The Beat, CT Scan and Checkpoint
Young public servants use social media

The Beat

Social media and public service risk

There’s a new niche market potentially targeted by identity criminals: young public servants on social media. Australian Crime Commission Chief Executive Chris Dawson has identified increasing use of social media amongst public servants, along with a lack of discretion when posting personal material, as ‘providing organised crime groups greater visibility of public sector officials who may be susceptible to corruption’. The ACC submitted to the Parliamentary Joint Committee on the Australian Commission for Law Enforcement Integrity that an emerging generational risk of younger public service employees also posed a potential corruption risk.

New Irish court to tackle serious crime

We’ve examined recent concerns about links between organised crime and former terrorist groups in Northern Ireland. Across the border, the Irish government is set to establish a new Special Court to deal with terrorist and criminal gang matters.

Minister for Justice Frances Fitzgerald says a second non-jury Special Court will address current unacceptable delays in trials on organised criminal cases, and that efforts were being made with Taoiseach Enda Kenny to reduce cross-Border crime. The news comes after a Garda police revealing €28 million in assets had been seized from 50 individuals with connections to the Provisional Irish Republican Army.

CT Scan

Stopping pre-terrorists

Is it possible to stop terrorists before they become terrorists? A new article on The Atlantic takes a look at the fictional dystopian future of The Minority Report, in which no crimes are committed but ‘would-be’ criminals are imprisoned on mass. 1984 thought-crime much? The author, Kristin Bell, argues that we already live in this kind of world to a certain extent thanks to Countering Violent Extremism (CVE) programs, which, while may not lock up would-be terrorists, often targets those who have broken no law.

How to make friends and influence people, the Islamic State way

A new article from the Combating Terrorism Centre at West Point looks at the steps Islamic State recruiters take to groom IS recruits. The process, eerily similar to the tactics paedophiles use to groom victims online (check out ASPI Senior Analyst John Coyne’s recent article on the topic), consists of first making contact, creating a micro-community, shifting to private communication, and then encouraging pro-Islamic State action.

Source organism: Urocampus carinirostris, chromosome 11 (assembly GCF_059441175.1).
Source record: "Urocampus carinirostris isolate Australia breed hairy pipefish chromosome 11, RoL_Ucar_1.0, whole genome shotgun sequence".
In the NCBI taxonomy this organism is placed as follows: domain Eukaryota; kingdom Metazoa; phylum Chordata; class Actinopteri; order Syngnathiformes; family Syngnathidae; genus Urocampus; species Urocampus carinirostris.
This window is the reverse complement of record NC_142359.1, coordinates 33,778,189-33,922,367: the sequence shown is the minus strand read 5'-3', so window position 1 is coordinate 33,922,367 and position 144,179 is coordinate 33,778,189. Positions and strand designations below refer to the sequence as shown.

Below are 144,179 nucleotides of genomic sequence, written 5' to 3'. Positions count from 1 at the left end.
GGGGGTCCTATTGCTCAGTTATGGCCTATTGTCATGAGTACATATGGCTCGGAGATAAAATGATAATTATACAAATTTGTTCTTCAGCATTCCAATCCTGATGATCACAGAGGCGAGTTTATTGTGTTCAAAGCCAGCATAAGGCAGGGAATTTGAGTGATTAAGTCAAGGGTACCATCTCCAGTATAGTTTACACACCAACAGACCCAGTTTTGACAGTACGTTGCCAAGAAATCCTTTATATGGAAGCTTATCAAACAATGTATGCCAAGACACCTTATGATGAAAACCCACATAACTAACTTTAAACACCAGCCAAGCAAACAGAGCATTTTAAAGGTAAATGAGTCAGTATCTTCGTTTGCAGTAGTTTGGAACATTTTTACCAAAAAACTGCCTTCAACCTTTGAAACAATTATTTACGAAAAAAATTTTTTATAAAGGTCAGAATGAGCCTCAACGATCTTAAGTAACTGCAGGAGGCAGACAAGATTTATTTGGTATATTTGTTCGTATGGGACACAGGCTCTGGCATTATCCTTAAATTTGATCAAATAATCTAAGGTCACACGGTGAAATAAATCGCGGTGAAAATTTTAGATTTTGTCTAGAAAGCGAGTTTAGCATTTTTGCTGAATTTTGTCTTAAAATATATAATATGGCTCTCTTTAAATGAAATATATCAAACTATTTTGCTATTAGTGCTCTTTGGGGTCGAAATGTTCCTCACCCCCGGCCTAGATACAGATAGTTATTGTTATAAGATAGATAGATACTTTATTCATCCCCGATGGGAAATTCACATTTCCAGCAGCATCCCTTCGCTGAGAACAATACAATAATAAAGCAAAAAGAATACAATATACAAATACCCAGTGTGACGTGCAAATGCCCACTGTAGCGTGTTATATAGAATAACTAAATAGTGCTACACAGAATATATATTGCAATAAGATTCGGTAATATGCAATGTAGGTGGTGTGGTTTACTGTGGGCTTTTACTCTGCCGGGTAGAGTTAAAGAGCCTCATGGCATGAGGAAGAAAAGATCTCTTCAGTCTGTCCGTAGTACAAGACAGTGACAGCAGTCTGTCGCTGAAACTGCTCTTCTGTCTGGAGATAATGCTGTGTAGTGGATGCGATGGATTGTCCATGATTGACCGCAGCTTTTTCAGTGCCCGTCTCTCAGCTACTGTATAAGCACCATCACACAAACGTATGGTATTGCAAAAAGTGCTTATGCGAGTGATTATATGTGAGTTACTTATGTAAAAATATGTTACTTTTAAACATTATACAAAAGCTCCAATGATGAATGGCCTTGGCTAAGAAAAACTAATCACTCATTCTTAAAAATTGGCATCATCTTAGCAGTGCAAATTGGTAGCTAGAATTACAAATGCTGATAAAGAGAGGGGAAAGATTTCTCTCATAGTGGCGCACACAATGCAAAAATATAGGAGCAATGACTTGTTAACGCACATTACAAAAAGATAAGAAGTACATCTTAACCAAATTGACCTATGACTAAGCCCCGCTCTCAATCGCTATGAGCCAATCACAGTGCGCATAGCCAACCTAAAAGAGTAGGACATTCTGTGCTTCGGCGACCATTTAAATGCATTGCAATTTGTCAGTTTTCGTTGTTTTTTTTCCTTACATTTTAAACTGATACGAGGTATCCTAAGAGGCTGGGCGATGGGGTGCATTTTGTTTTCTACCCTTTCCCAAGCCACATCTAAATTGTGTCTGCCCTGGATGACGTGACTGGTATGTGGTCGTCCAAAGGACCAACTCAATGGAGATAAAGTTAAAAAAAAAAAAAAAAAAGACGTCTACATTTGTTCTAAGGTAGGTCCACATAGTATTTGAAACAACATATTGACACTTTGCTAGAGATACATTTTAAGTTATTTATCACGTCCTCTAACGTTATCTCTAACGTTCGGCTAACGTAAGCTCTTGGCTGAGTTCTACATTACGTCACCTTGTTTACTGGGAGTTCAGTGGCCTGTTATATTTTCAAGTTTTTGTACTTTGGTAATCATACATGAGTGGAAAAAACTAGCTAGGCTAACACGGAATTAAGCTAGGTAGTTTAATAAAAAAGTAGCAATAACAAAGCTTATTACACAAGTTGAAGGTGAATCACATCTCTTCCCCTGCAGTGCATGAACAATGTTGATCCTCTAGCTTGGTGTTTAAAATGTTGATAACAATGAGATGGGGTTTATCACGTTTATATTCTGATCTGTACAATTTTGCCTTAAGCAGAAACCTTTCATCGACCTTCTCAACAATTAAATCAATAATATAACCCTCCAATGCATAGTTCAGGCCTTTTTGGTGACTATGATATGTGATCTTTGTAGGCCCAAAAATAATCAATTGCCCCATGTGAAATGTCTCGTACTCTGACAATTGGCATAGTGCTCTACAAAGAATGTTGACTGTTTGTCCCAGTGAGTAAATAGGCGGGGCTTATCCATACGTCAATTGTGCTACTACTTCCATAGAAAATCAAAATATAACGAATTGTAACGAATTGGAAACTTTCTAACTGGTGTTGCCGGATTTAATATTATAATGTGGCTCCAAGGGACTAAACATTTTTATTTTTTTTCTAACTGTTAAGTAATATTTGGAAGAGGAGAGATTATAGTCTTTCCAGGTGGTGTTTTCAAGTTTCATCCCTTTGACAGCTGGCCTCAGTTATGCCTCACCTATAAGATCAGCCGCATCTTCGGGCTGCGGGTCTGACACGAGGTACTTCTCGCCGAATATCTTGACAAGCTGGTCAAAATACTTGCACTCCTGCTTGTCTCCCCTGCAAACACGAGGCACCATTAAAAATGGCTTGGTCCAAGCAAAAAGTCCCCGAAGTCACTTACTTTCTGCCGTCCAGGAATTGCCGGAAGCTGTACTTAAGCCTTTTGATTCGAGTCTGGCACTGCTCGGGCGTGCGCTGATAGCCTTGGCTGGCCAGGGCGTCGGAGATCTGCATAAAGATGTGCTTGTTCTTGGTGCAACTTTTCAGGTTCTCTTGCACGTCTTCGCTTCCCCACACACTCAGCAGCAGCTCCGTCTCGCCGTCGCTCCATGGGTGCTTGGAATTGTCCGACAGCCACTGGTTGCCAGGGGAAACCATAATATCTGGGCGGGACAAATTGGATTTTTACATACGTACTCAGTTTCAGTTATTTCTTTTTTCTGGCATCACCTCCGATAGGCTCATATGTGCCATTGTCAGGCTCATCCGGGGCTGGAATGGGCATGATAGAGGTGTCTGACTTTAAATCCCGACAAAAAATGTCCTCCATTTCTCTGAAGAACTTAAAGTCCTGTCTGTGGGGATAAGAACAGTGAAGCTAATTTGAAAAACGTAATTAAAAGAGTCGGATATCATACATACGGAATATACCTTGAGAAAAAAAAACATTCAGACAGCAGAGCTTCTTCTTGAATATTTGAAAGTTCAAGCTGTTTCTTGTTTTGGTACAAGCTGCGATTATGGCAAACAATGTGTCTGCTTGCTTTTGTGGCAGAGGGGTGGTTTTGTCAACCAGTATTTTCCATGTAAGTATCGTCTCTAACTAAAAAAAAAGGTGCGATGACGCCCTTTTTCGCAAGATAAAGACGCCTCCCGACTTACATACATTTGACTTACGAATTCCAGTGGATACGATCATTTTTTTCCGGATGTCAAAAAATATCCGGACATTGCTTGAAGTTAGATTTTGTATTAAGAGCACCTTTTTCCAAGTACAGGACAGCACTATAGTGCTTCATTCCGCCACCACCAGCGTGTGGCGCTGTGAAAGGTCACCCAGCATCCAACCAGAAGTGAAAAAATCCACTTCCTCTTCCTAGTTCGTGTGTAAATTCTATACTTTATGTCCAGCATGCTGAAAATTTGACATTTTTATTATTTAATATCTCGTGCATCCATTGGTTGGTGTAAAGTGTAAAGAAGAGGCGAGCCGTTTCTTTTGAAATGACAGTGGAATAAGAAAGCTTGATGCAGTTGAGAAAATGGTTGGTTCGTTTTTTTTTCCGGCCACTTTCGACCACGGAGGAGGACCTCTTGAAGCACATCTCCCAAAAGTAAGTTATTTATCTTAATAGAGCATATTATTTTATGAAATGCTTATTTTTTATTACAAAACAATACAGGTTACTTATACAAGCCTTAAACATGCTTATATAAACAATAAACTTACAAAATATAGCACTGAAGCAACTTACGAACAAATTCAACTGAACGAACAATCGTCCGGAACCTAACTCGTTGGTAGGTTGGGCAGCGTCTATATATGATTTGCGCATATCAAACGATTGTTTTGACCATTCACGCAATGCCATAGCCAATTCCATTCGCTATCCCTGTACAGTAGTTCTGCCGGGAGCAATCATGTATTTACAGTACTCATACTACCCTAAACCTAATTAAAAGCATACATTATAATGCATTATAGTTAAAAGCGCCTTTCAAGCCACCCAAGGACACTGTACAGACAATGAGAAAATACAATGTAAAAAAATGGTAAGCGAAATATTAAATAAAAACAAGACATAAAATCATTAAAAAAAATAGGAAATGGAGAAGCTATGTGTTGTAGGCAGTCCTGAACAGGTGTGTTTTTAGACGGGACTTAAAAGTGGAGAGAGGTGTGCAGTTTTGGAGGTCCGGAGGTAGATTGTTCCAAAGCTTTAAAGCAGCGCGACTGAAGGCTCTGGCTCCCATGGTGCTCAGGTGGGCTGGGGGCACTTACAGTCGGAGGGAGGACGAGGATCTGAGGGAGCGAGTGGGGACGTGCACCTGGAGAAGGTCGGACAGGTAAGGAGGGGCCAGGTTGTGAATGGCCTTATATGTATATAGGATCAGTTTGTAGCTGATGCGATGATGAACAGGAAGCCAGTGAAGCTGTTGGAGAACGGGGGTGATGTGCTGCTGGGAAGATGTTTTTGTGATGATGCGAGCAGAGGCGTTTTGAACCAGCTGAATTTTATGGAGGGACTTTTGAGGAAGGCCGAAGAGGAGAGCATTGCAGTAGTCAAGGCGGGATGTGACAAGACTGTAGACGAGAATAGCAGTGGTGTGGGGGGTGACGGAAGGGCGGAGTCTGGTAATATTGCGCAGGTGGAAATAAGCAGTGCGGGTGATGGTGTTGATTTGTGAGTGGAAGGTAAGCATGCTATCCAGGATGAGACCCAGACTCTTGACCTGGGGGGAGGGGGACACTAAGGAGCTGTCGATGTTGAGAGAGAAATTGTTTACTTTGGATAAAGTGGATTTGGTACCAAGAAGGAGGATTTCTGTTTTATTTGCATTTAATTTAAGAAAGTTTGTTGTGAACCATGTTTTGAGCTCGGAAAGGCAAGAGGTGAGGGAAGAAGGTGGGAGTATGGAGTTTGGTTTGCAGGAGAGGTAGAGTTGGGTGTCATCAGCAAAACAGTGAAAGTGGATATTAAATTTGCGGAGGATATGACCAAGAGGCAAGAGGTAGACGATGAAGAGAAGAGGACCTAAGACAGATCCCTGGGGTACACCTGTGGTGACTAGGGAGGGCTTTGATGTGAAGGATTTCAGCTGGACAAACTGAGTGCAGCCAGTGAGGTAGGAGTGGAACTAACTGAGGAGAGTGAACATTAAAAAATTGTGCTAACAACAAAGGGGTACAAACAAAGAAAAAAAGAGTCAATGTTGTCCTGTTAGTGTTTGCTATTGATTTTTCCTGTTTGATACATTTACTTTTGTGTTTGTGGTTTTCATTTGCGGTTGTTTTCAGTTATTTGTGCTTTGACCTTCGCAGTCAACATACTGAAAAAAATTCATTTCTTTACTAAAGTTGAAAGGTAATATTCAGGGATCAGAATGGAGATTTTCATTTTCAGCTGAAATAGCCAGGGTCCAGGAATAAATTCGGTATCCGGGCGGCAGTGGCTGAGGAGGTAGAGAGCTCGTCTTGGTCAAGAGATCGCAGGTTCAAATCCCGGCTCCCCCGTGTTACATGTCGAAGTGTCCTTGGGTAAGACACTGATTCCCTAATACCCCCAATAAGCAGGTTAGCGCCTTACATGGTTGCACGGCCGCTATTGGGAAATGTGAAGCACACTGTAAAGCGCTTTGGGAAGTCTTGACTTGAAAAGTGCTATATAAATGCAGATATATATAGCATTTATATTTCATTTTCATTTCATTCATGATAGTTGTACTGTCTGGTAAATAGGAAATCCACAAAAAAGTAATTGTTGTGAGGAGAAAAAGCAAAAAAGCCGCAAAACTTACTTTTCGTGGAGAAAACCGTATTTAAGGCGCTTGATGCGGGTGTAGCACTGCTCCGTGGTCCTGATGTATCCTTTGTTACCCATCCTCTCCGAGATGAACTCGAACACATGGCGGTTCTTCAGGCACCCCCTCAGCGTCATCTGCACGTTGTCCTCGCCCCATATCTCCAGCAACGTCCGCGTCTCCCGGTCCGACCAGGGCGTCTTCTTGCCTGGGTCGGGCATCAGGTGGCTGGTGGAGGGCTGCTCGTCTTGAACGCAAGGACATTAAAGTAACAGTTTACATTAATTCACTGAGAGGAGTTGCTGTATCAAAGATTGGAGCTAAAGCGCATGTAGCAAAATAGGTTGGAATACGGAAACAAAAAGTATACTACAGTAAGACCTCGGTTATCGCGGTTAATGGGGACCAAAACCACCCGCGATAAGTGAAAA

SMS-funded foreign fighters

In Foreign Affairs this week, Elizabeth Braw looks at the non-Halal ways potential jihadists are funding their work. One of the ways foreign fighters are funding themselves is through SMS loans, easy to get loans that applicants apply for via SMS.


Israeli–Palestinian border and the knife attacks surge

Since 1 October, at least 59 Palestinians have been shot dead by Israelis at the scene of mostly knife attacks. Understanding why there is so much tension and violence in Palestine and Israel isn’t easy. But, this beginner’s guide gets you around the long-running conflict. The New Yorker also analyses whether the so-called ‘knife intifada’ is a new Palestinian uprising, incited by a weakened, opportunistic Palestinian Authority (if not directly led by underground Hamas cells)or  a passing expression of rage by Palestinian youth.

Refugee crisis in Southeast Asia

Last week, Amnesty International (AI) revealed Rohingyas attempting to flee persecution in Myanmar earlier this year were killed or severely beaten by human traffickers if their families failed to pay ransoms. The report, Deadly journeys: The refugee and trafficking crisis in Southeast Asia, also noted that the deaths may be in the thousands instead of 370, as UN estimates suggest.  Foreign Policy’s examination of the crisis points at new evidence of the Myanmar government’s role in promoting anti-Muslim hatred. Myanmar’s first fully democratic election following decades of military rule, that is just weeks away (8 November), brings hope for a turning point to the crisis.

Climate change-induced refugees?

The phenomenon of climate-induced migration took another turn this week. On Monday, this study published at Nature Climate Change, forecast that temperatures in the Persian Gulf will exceed a threshold for human adaptability by the end of the century. As the European refugee crisis urges a revision of the refugee definition, United Nations migration experts have pressed for incorporating climate-related migration in the forthcoming Paris agreement on global warming.